Essential tremor is a neurological condition and movement disorder that causes involuntary shaking or trembling of part of the body, such as the hands, head, or jaw.
Essential tremor is the most common movement disorder, and around 10 million people in the United States experience it.
Essential tremor usually occurs alone, without other neurological symptoms, though some people may also have trouble with balance, for example.
In this article, we describe the symptoms, causes, diagnosis, and treatment of essential tremor.
The main symptom of essential tremor is trembling, particularly of the hands. The person cannot control this movement, which tends to have a rhythmic pattern. It may be an up-and-down or side-to-side motion.
- legs and feet, less commonly
Essential tremor does not usually happen at rest. It can happen during activities such as eating and drinking, shaving, applying makeup, or writing. A person may also notice it when they hold out their hands.
The tremor is progressive, which means that it tends to become more severe over time. It can make daily activities, such as drinking from a glass, tying up shoelaces, or writing difficult.
A person with essential tremor may also experience:
Essential tremor is a neurological condition and a movement disorder. Tremors happen when there is faulty signaling between the nerves and the muscles they connect with, but the exact cause remains unclear.
There may be genetic factors involving specific chromosomes or the nervous system, but research has not yet confirmed this. According to the National Organization for Rare Disorders (NORD), 17–50% of essential tremor cases may be hereditary.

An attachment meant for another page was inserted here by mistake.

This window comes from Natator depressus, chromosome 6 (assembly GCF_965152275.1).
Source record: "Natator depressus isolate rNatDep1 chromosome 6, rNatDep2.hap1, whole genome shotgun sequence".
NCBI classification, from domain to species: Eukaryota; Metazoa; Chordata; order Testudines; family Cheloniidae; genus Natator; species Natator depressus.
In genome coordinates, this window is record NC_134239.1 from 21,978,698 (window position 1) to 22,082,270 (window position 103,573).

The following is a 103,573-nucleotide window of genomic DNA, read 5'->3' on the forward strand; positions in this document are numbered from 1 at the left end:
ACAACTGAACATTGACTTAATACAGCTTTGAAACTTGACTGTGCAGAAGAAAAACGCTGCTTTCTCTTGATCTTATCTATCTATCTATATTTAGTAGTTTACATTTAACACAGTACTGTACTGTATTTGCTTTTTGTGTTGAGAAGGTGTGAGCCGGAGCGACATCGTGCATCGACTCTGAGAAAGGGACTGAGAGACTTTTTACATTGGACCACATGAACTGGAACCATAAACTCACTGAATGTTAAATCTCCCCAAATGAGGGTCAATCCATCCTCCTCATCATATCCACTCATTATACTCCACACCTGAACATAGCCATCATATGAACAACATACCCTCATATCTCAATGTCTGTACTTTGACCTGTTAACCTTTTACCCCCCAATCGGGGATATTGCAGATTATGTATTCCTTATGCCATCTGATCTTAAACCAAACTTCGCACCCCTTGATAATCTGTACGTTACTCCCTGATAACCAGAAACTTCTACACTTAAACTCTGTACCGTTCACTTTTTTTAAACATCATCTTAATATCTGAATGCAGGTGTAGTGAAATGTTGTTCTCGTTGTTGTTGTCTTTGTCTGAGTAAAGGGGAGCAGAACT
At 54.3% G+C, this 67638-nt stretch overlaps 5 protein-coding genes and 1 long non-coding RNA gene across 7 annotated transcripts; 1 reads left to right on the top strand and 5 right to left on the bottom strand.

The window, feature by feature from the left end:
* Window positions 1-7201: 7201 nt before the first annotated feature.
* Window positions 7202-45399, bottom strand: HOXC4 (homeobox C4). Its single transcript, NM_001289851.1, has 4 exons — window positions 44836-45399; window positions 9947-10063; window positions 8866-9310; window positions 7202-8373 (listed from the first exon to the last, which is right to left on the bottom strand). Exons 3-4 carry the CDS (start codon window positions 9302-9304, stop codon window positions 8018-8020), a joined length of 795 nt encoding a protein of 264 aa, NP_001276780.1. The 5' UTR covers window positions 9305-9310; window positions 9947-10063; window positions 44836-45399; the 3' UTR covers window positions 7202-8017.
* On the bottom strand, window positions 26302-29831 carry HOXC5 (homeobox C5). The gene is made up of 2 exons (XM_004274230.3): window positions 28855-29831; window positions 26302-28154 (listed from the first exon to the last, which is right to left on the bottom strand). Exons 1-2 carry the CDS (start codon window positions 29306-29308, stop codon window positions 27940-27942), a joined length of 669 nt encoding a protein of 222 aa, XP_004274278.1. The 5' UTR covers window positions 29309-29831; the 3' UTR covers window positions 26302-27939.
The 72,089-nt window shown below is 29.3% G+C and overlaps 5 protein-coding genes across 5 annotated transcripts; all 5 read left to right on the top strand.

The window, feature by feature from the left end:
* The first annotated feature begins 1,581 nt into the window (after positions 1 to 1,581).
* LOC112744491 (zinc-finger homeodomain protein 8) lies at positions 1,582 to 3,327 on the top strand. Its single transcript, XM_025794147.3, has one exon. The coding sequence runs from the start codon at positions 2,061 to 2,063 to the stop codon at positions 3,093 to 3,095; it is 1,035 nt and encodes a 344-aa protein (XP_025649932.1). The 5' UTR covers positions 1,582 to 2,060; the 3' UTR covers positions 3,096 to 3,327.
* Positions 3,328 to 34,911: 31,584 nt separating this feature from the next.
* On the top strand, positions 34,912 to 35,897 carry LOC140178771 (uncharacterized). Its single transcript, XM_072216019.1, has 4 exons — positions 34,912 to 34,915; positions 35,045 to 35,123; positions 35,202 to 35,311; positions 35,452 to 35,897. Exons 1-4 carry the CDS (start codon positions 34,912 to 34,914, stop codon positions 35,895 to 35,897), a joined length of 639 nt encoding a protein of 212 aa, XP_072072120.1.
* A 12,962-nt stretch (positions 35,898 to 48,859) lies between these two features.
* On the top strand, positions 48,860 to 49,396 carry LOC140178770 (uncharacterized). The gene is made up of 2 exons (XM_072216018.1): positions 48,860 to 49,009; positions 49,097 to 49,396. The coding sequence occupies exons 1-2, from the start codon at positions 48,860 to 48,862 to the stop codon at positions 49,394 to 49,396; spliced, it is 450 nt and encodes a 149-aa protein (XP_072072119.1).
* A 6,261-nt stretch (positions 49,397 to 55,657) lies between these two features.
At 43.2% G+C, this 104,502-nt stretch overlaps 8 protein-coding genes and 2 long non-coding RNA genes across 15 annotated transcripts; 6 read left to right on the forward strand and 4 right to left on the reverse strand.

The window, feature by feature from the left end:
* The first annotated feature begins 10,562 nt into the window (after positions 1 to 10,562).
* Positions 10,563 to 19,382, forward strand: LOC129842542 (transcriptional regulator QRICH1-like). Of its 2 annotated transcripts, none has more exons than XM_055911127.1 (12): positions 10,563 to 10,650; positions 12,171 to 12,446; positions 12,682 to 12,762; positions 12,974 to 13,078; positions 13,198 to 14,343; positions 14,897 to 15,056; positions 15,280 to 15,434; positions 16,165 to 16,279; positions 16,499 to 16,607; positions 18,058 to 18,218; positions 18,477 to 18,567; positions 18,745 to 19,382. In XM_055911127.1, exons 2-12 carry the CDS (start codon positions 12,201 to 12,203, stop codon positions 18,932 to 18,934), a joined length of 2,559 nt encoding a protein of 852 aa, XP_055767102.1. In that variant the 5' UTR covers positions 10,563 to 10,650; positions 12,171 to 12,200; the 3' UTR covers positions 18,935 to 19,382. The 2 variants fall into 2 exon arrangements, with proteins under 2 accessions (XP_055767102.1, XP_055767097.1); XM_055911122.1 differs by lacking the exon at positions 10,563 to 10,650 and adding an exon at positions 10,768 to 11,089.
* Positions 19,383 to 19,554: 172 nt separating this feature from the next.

The risk of developing essential tremor increases with age, but anyone can have it, including children.
There may be links between essential tremor and:
- the use of some medications
- exposure to toxins such as lead and mercury
- an overactive thyroid
- Parkinson’s disease
Some experts have suggested that people with essential tremor may have a higher risk of developing other neurological conditions, such as Parkinson’s disease and hearing loss, especially if the tremor starts after the age of 65 years.
There may also be a higher risk of developing Alzheimer’s disease, according to NORD.
Some factors can make essential tremor more pronounced. These include:
- stress and anxiety
- hunger or low blood sugar
- caffeine consumption
- hot or cold temperatures
- tobacco use
Alcohol consumption can worsen tremor during a hangover, in the short term, and if a dependency develops, in the long term.
While a small study in 10 people found that tremor improved
There is no test for essential tremor. Instead, a doctor tends to:
- look at the person’s symptoms
- ask about their personal and family medical histories
- ask about any medications
- perform a physical examination
- do some tests, if appropriate, to rule out other conditions
To evaluate the tremor, the doctor
- pour and drink water
- touch their fingers to their nose
- hold their hands out in front of them
- draw a spiral
They will also assess the person’s:
- muscle strength and tone
- tendon reflexes
- posture and coordination